However, there is one reasonable argument to be had against Goemon, and unfortunately it’s one we’ve covered at least once before. Goemon is property of Konami, the same company that owns Solid Snake. The reason Snake was included in Brawl was because Hideo Kojima specifically requested it, so it’s unknown if this was a deal cut exclusively with Kojima or with Konami as a whole. This puts Goemon in a similar boat as Knuckles or Bayonetta however, in that we still don’t know how many characters per company will make an appearance. If Snake returns, Goemon has a chance as a dark horse secondary representative, but little else. Without Snake or Konami rejoining the fray, Goemon’s chances look bleak.

It also isn’t helping that Goemon has not been particularly busy in the past decade. His last console title launched in 2005, and while he still lives on in slot machines, it’s hardly a triumphant return. Goemon has all but been put out to pasture with the Metal Gear series becoming Konami’s forefront series, and most likely entry to any crossover ideas that cross their desk.

Of the characters I’ve covered so far, however, this is the first that I am reluctantly optimistic on. However, unless there is some piece of information that really changes the field, Goemon’s chances still meander in the ‘unlikely’ territory.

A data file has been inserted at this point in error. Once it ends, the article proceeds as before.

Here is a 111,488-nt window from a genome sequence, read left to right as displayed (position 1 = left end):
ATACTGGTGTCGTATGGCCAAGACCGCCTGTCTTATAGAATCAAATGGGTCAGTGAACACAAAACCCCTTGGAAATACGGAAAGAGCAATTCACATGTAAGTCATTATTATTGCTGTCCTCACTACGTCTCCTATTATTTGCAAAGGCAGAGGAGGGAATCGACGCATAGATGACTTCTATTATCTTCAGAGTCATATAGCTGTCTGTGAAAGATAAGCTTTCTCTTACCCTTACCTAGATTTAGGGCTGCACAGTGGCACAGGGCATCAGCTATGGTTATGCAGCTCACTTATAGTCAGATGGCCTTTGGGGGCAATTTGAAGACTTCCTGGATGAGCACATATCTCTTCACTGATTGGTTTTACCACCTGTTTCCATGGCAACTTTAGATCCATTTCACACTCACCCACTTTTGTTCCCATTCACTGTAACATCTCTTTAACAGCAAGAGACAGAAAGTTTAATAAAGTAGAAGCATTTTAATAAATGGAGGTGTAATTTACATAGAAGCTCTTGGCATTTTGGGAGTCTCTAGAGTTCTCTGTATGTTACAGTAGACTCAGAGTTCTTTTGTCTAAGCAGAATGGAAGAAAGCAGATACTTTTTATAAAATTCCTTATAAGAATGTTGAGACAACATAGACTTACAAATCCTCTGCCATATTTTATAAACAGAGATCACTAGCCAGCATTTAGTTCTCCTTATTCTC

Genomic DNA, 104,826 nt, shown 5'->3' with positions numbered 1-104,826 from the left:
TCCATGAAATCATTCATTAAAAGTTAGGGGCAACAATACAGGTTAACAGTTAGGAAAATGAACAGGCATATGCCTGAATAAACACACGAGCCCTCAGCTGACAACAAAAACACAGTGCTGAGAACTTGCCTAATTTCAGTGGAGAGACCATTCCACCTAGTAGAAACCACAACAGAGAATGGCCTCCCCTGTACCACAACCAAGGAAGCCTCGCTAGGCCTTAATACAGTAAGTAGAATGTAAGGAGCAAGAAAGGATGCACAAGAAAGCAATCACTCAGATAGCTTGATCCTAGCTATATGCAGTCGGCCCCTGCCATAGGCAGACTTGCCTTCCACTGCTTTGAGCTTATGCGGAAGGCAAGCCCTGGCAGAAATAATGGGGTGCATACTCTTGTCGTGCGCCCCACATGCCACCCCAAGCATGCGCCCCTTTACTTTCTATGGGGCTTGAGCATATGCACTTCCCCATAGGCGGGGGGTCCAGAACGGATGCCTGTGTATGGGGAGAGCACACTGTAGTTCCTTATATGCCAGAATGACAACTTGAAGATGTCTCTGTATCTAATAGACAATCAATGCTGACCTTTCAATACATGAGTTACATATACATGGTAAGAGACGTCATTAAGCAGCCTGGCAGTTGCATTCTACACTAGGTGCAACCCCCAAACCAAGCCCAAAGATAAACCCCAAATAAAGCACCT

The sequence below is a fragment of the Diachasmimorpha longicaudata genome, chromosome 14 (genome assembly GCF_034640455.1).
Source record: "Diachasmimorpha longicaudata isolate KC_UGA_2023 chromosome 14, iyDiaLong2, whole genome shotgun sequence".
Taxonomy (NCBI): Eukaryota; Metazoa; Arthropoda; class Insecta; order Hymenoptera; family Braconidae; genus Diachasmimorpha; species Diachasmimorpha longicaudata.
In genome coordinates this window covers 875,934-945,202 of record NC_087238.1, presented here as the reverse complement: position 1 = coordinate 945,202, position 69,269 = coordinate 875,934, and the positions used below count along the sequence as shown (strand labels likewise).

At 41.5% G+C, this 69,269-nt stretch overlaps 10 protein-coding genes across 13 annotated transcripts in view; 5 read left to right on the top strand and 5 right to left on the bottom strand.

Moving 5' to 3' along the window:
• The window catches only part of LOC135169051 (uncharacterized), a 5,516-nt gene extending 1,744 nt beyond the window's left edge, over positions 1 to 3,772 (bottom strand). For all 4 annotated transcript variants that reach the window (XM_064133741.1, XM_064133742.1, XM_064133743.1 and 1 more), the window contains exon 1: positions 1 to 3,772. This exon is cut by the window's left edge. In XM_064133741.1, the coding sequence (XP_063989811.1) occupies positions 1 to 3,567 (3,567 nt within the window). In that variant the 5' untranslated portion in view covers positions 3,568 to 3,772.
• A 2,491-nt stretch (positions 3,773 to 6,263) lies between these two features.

Probability Forecast: Unreasonable

Goemon’s chances aren’t bad if the game includes more classic gaming characters, or if Snake is shelved as a Konami representative. His chances weaken severely, however, if this isn’t the case. Still, I would be willing to put the cost of a 3DS against his inclusion, since he has not been relevant to Konami and video games in general for sometime.

Agree? Disagree? Have more SSSB suggestions? post them in the comments below.

Further Reading:

theNightbizzle’s Mystical Ninja Starring Goemon intro

Enigmaopoeia’s Hyadain – Ganbare Goemon, Goemon – English subtitles

Goemon International’s Ganbare Goemon Pachislot Trailer 1

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One thought on “Super Smash Step-Brothers: Goemon

  1. connorbros July 23, 2013 at 6:30 pm Reply

    I doubt he would make it in, but I think he would be pretty cool. He has pretty good depth of attacks and animations to use as a catalyst for creation. But I have no idea what kind of fan base he has in the US… probably not good. I loved both the N64 games, particularly the platforming co-op one. Though my brother generally played Goemon and I stuck to Ebisumaru with my butt bouncing and microphone of awesome.

    ~Dylan